Professional HMI project design

Step 2: Animation and timing

In my previous blog article, we started explaining all the steps required from the first idea at the beginning until assembling everything at the end to realize a Nextion HMI project systematically, and successfully. I choose the example of a slot machine which is going to be emulated on a Discovery Series Screen but all the hints and examples in this article series might be used or adapted for numerous other use cases. In the first part, we analyzed the principle of operation of such a machine, and we made a huge excursion in game theory which is mostly mathematics, to set up a winning probability and reward redistribution strategy. While it would be (still mathematically) sufficient, to generate a 3 digit ra

ndom number within milliseconds, check if all three digits are equal and output a reward (or not), this would be nothing to attract any gambler – we need a gameplay, made of action strategy, timing, and animation. And that’s today’s topic.

The game strategy and timing

Always look back at the original: A slot machine has a leaver or button which allows to trigger the wheels’ spinning. But these won’t spin forever. After a timeout, they will progressively slow down and eventually stop. More sophisticated machines allow the player to use the leaver or button to trigger the slow down and stop process even before the timeout occurs. But also not unconditional – the wheels have to spin for a minimum time.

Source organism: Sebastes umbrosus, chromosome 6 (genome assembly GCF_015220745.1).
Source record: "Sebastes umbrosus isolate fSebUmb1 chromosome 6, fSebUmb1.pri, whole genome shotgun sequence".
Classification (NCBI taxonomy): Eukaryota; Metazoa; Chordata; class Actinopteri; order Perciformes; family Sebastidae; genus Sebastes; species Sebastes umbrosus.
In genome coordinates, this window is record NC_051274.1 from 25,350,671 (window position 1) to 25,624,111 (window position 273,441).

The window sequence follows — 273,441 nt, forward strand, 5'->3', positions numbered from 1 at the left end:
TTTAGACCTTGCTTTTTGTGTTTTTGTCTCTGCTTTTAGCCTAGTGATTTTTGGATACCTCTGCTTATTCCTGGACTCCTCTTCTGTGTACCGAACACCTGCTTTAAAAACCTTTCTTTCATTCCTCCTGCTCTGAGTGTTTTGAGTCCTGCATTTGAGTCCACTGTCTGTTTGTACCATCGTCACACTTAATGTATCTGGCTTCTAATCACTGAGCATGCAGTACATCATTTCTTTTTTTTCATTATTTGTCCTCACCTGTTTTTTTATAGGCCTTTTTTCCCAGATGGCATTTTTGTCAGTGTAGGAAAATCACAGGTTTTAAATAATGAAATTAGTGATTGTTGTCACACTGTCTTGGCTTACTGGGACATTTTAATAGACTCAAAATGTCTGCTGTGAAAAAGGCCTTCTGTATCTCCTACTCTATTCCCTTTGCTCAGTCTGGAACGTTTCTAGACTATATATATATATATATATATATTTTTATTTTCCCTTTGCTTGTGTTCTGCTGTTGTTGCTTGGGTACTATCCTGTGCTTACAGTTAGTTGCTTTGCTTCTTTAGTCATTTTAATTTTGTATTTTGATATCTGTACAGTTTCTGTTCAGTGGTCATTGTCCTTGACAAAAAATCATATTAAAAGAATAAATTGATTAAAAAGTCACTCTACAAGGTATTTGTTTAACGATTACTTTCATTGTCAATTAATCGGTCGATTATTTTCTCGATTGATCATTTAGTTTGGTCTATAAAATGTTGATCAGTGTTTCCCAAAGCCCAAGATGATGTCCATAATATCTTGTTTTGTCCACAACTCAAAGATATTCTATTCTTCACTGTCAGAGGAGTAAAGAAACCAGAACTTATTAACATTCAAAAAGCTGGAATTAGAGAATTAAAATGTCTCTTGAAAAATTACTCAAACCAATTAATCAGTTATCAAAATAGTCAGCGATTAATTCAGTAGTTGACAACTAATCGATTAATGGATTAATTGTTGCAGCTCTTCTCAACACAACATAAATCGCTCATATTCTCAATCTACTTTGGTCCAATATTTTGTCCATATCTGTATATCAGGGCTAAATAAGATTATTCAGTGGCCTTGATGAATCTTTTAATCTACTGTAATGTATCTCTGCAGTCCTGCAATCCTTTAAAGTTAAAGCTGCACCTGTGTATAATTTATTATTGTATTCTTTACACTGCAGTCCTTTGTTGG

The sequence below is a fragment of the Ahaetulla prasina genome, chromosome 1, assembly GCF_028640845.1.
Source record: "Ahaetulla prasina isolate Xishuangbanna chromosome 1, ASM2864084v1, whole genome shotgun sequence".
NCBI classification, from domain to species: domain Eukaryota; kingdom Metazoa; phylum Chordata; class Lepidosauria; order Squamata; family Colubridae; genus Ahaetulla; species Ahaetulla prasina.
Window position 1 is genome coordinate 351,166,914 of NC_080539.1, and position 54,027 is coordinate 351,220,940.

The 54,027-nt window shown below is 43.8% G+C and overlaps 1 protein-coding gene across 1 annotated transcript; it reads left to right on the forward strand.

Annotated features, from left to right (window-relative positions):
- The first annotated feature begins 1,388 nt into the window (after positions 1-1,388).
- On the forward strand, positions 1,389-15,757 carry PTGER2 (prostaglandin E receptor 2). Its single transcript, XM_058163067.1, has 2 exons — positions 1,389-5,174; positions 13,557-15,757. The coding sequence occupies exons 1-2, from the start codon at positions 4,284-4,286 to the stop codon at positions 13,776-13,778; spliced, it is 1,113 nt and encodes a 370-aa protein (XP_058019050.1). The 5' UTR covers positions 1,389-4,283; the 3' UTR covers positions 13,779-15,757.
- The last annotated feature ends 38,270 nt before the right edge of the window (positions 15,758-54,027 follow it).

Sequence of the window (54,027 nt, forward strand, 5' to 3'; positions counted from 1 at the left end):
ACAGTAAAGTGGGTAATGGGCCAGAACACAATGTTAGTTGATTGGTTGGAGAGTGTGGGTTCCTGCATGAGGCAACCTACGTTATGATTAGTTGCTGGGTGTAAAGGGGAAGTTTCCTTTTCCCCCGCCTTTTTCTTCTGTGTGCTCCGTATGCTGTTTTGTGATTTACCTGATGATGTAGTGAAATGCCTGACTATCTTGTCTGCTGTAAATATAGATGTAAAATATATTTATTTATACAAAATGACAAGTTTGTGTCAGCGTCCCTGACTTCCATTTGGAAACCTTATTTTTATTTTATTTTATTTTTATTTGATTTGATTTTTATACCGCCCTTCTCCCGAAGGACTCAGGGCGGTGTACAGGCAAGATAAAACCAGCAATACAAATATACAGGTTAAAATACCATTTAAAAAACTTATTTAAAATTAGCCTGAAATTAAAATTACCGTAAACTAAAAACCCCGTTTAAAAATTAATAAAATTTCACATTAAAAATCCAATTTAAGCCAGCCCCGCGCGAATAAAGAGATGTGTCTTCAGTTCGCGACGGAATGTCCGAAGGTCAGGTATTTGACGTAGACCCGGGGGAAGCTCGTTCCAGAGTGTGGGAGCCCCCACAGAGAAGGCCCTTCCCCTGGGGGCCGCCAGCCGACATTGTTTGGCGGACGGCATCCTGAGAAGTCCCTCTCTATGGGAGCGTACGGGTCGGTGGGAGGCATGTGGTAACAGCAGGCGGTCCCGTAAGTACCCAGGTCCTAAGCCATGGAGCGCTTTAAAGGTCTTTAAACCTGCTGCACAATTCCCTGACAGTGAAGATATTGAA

In our HMI project, the spinning at full speed is simulated by displaying random numbers which change every 80ms (variable tim_default), triggered by a timer (see the video above). Slowing down will be simulated by the timer adding repeatedly 30ms (variable tim_add) to its own timer interval until it becomes greater than 500ms (variable tim_stop) which gives the impression of slowing down until very slow spinning. Then, the timer will simply disable itself.

Now, we need the additional conditions for the minimum and maximum spinning times. It’s sufficient to have a variable tim_ticks incremented each time the timer fires because it’s only relevant while the virtual wheels are spinning at full speed, which means that we have 80ms ticks. If we want a minimum spinning time of 10s, this would be 125 ticks (variable tim_min). And the maximum spinning time (timeout) after 30s or 375 ticks (variable tim_max). Up to now, everything is pretty straightforward.

The slowing down (and finally stop) phase will occur either when the timeout occurs (more than 375 timer ticks), or when the player presses the start/stop button before. But in that latter case, the full speed spinning phase must take the minimum time of 125 timer ticks, though, and we’ll have to keep in memory the stop request by the player until this minimum time has elapsed. To make things not over-complex, we use simply another variable, slow_down, which will simply hold any stop request, either through the player’s interaction or after the timeout occurring, and delay if needed the slowing down.